Washington is a beautiful city, particularly in the Spring, when tourists flock to the capital to admire the famous Cherry Blossom. It is a great city for families (despite the mosquitoes, humidity and dubious driving) and we made dozens of visits to the National Zoo and the many free museums on the Mall. I joined a number of tours organized by the British Embassy Spouses Association - to the White House, the Pentagon and the Library of Congress, where we were privileged to be shown an original ‘Jungle book’ manuscript, a letter from Elizabeth 1st to Catherine de' Medici and Charles Dickens’ walking cane.
Our posting coincided both with the Queen’s State visit to the US, which saw us waving our British flags on the White House lawn, and with the historic Presidential campaign of 2008. I made it to a McCain-Palin rally in Virginia and witnessed Barack Obama ’fired up and ready to go’ in his last event on election eve. We managed to secure tickets to the Inauguration and it was a huge privilege to stand in front of the Capitol Building, dressed in thermals and with foot-warmers in our boots, to watch the first black president be sworn in to office. Even more memorable was the party atmosphere throughout Washington as we wandered downtown after the ceremony – there was literally dancing in the streets. It all seems a long time ago now, after two years of partisan debate, Tea party rallies and the battle over healthcare reform.
We have travelled extensively during our time in the US, visiting 33 states in all. We strolled through steamy, sultry Savannah and elegant Charleston, watched an Easter Parade in New Orleans, stayed with an Amish family in Pennsylvania, skied in the Rockies, visited New England in the Fall, hung out in the Hamptons, toured the Mormon Temple in Salt Lake City, read Moby Dick in Nantucket, spent Memorial Day in Maine, admired Mount Rushmore, trekked in Yosemite and gasped at the Grand Canyon. We’ve driven through herds of bison in Yellowstone, seen sunrise in Death Valley, hiked in the foothills of Grand Teton and watched whales breach amidst the glaciers of Alaska. We’ve experienced the glitz of Las Vegas and passed through parts of impoverished West Virginia that I was shocked existed in the world’s richest country. We’ve seen some pretty wacky sights on our travels: the unique museum in Hains, Alaska, which features over 1500 hammers; the inimitable ‘Dollywood’ theme park in Tennessee (celebrating local girl Dolly Parton); and the enormously entertaining Southfork Ranch in Dallas - where you can even see the gun that shot JR.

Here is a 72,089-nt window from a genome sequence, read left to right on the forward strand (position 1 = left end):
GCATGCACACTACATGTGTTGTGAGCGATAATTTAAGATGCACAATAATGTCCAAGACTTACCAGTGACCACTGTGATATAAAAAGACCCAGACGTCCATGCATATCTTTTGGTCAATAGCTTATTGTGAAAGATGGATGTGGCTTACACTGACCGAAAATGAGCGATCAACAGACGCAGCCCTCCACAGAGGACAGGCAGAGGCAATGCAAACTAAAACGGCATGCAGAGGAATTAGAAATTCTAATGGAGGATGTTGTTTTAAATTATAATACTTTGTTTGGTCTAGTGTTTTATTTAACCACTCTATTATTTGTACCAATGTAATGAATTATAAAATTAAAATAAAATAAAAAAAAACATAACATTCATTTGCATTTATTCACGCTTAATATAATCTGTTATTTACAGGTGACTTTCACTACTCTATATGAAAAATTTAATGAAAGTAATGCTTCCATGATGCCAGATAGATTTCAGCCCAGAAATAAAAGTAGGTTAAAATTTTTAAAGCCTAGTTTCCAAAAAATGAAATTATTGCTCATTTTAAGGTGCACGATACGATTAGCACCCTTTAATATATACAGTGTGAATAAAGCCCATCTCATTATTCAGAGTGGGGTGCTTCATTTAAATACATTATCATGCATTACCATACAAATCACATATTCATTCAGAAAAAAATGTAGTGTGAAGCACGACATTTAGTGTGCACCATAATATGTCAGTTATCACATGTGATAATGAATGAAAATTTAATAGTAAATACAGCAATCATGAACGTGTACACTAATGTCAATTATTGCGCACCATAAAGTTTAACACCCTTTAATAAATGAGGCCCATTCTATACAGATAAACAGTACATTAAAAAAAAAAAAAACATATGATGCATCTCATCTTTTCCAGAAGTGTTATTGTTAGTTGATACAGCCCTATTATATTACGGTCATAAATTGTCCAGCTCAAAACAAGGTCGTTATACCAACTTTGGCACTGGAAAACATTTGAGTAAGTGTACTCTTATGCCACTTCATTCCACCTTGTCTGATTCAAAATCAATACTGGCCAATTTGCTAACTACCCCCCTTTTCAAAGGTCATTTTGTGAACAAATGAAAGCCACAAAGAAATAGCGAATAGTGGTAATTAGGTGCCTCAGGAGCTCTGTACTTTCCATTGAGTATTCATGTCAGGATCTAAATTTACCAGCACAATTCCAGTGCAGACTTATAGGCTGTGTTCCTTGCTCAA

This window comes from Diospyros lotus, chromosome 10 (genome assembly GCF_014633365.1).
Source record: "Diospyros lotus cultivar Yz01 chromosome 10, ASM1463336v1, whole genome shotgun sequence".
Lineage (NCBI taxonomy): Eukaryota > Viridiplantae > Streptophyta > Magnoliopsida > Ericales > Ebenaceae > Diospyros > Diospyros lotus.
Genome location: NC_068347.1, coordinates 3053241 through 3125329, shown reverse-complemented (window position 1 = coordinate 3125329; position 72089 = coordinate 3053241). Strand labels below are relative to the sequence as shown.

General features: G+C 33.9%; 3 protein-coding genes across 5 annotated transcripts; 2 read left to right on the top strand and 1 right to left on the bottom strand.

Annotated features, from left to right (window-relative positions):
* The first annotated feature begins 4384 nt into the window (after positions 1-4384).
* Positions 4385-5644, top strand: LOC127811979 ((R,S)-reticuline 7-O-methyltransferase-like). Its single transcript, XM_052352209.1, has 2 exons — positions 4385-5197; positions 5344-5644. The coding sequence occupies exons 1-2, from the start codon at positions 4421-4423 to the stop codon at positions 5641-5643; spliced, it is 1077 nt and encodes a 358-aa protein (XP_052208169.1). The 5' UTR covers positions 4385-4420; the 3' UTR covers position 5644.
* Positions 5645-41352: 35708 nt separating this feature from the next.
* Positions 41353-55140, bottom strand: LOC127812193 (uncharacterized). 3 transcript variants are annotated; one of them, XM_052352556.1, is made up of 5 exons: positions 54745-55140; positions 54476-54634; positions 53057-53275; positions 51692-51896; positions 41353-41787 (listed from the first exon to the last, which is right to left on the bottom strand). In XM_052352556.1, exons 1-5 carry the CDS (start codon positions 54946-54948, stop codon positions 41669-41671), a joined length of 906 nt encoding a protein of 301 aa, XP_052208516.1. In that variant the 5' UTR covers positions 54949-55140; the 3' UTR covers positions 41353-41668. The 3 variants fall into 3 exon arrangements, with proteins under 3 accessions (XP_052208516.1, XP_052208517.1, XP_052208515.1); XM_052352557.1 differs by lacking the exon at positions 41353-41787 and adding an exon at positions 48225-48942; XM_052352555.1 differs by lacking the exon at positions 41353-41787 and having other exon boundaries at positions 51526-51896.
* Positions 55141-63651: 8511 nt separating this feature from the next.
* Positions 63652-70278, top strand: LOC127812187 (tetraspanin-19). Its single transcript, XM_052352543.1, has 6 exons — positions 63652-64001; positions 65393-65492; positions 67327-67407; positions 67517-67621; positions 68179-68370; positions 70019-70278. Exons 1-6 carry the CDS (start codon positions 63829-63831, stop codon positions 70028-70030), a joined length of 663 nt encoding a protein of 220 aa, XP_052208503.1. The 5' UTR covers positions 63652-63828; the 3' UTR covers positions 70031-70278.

We’ve joined the baseball nuts cheering on the Chicago Cubs at Wrigley Field; seen basketball in Denver; ice hockey in Rapid City and watched the Washington Redskins take on the New York Giants. Attending a rodeo in Texas, we became huge fans of the hitherto unknown sport of ‘mutton bustin’, in which a small child sits astride a sheep and clings on for dear life whilst the mutton speeds across the arena. We’ve eaten cheese steaks in Philadelphia, Cajun gumbo in New Orleans and pumpkin pie galore. During a trip down the Mississippi Delta we visited ‘The Catfish Capital of the World’ and were invited to try the 84oz steak challenge in a small restaurant in rural Pennsylvania. (We declined).
What will we miss about D.C.? The comfortable, convenient lifestyle; the stimulating international community; the buzz of being in the most powerful city on earth. But perhaps our fondest memories are of times spent with the many friends that we will leave behind and the familiar routine of book groups, movie nights, baby groups and Sunday brunches.
I am embarrassed to say that I could hardly point to Washington on the map before I came to live here. Four years later, I can proudly place all fifty states, but still feel as if I have barely begun to learn about this huge and diverse continent. There’s certainly enough to keep me going for another posting…
Over and out.